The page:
Source: Sherman Publications

Kingsbury kids brighten up Children’s Hospital

by CJ Carnacchio

January 30, 2013

Nobody likes to be sick and trapped in a hospital for weeks or months on end.

But it’s got to be even worse for a child who would rather be running around outside or playing with friends.

That’s why the students at Kingsbury Country Day School in Addison Township are using their artistic skills to cheer up and comfort the young patients at Children’s Hospital of Michigan in Detroit.

“Kingsbury’s very big on doing community service,” explained art teacher Amanda Van Klaveren.

The students have been busy creating two large tile mosaics depicting brightly-colored fish to adorn the hospital’s “sea wall.”

“It’s literally a blue wall with a few clay sea animals on it. The rest of it is just bare,” Van Klaveren said. “It doesn’t have any glitz and glamor.”

Colorful pieces of broken plates from a dollar store and glass beads were glued to a concrete base to form these exotic-looking, yet playful fish mosaics that can’t help but make a person smile when viewed.

“Every student at Kingsbury has touched these,” Van Klaveren said. “It was very important to me that everyone be involved.”

She noted breaking all the plates was the “highlight” of the project for many students.

“The kids loved it.”

Van Klaveren is hopeful these fish will bring the healing power of art to Children’s Hospital.

“It’s amazing how much little things like this actually help with the health and wellness of the kids in the hospital,” she said.

Grace Serra, art advisor at Children’s Hospital, agreed.

“We have a healing arts program because there have been clinical studies done that (show) art in hospitals play an important role,” she said. “Patients that have art in their rooms heal faster. They use less pain medication. Their duration of stay is shorter. Especially in a pediatric hospital, having a healing environment is even more important because when children come to the hospital, they’re nervous and they’re frightened. Having artwork everywhere is a way to distract them and reduce their stress and anxiety.”

Serra noted the “sea wall” is part of a hallway that’s used as the hospital’s night entrance.

“At night, when the front entrance is closed because visiting hours are over, kids who come to the emergency room have to go down this very long hallway and it’s scary,” she explained. “Having really fun, creative things all over is a way to reduce the stress level, distract them (and) make it a much nicer experience.”

Kingsbury sixth-grader Zach Borgula knows from firsthand experience how art can help soothe patients.

“It was really calming seeing the murals on the wall (at the hospital),” said Borgula, who spent two weeks at Children’s Hospital in April 2012, while doctors treated him for pancreatitis caused by a choledochal cyst. Pancreatitis is an inflammation of the pancreas.

“It was kind of scary (being at the hospital) at first, but looking back at it, I kind of enjoyed it.”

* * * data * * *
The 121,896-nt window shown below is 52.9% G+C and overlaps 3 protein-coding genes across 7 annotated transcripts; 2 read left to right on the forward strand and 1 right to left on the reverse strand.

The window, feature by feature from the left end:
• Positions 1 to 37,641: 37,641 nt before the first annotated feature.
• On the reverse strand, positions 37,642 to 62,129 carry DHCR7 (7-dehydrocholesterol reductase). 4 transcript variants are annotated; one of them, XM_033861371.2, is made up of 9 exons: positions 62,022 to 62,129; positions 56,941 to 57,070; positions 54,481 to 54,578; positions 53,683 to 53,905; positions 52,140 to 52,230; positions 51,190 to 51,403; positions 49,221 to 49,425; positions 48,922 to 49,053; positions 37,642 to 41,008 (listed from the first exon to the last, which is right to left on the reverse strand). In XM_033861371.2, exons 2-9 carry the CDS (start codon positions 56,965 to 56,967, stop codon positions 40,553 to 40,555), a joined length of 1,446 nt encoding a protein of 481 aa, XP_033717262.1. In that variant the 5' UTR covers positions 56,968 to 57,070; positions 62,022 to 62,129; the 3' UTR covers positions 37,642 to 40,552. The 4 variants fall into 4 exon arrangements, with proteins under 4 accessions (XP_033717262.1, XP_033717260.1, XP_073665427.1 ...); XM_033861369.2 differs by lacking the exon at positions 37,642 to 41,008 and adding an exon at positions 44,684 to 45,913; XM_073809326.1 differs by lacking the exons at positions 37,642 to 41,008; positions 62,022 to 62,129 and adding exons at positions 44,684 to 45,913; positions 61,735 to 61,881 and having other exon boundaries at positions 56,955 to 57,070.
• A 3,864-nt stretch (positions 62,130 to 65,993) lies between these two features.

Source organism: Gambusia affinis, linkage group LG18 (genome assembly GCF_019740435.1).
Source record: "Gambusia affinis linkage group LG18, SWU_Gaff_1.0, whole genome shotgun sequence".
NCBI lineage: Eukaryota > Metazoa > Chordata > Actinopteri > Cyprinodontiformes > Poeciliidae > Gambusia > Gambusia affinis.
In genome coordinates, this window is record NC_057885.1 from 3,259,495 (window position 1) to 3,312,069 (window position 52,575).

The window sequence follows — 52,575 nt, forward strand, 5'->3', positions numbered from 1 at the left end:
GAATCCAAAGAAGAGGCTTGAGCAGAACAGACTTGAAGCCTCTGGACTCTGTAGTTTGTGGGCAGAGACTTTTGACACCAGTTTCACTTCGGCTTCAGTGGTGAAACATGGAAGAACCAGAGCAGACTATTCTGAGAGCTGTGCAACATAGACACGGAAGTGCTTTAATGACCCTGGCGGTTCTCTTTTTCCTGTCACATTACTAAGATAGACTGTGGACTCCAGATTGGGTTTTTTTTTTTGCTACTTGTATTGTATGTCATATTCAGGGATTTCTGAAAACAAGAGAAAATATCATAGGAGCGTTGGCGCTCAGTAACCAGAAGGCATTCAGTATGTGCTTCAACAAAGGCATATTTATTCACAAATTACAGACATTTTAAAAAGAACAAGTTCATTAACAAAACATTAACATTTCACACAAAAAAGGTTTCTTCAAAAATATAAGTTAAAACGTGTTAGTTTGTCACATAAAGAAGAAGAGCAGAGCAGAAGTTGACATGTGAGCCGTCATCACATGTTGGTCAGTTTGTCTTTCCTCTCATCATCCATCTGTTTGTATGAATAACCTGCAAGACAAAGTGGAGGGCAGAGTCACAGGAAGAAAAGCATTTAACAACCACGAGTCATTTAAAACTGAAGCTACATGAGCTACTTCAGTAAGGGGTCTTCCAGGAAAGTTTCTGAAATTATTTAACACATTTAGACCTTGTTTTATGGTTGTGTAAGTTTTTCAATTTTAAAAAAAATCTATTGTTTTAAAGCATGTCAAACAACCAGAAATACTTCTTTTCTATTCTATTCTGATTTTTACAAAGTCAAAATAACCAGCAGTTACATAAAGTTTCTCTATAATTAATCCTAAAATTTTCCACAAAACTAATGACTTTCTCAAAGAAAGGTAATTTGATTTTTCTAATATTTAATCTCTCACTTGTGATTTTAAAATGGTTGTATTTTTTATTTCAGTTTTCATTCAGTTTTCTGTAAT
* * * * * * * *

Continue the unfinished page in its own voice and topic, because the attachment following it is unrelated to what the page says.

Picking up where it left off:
Van Klaveren has found the whole project to be very rewarding on a personal level.

“I’m just really excited to be able to do this,” she said. “I used to work at a camp for hemophiliac children. A lot of those kids go to that hospital, so this is my way of giving back since I don’t do that anymore.”

“This about making a difference – bringing art into people’s lives and brightening their day,” Van Klaveren added. “Kids that are in the hospital can’t leave. They’re kind of stuck there.”

In a situation like that, viewing and appreciating a piece of art can “give you a break from thinking about what you’re going through.”

But it isn’t just art that Children’s Hospital is receiving from Kingsbury, which is celebrating its 60th anniversary this year.

Earlier in the school year, the students conducted a month-long coin drive that raised well over $1,000 to purchase the materials necessary for them to make 83 fleece blankets for the hospital’s young patients, according to first-grade teacher Andrea Bristol.

“We also did a pop (can) tab collection for Ronald McDonald House, which is located right next to Children’s Hospital and serves the families there,” she added. “We collected an entire garbage bag, two milk jugs and a 5-gallon bucket full of pop tabs. I would guess there was at least 30 pounds there.”

The aluminum tabs are recycled for cash.

The school also conducted an art supply drive, so kids staying at the hospital will have plenty of things to keep them occupied such as crayons, markers, coloring books and art sets.

“When kids are admitted to the hospital, each one is given a Zip Lock bag with a project in it,” Van Klaveren said.

“Just because they’re sick doesn’t mean they’re not kids,” Serra said. “The whole idea of making art is healing as well. When you’re in the hospital and you’re afraid, (creating art work) is like praying or meditating – it sort of centers you, reduces that stress and anxiety.”

Children’s Hospital is in constant need of art supplies for its patients.

“When you donate crayons or markers, it only goes to one child,” Van Klaveren explained. “They obviously can’t share (due to their various medical conditions). So, that’s why their supplies are constantly being diminished.”

Given that Kingsbury has a student body of approximately 80, Van Klaveren was “surprised” by how much these drives yielded and “thankful.”

“I was extremely impressed by this small school that did a lot,” Serra said.

Serra noted the healing arts program at Children’s Hospital doesn’t have “endowments or huge budgets.”

“Our healing arts program is made possible through the community and so what Kingsbury is doing provides our patients with the experience of having a beautiful healing environment and the resources to make art while they’re here,” she said. “It really is a tribute to our community that we have this program.”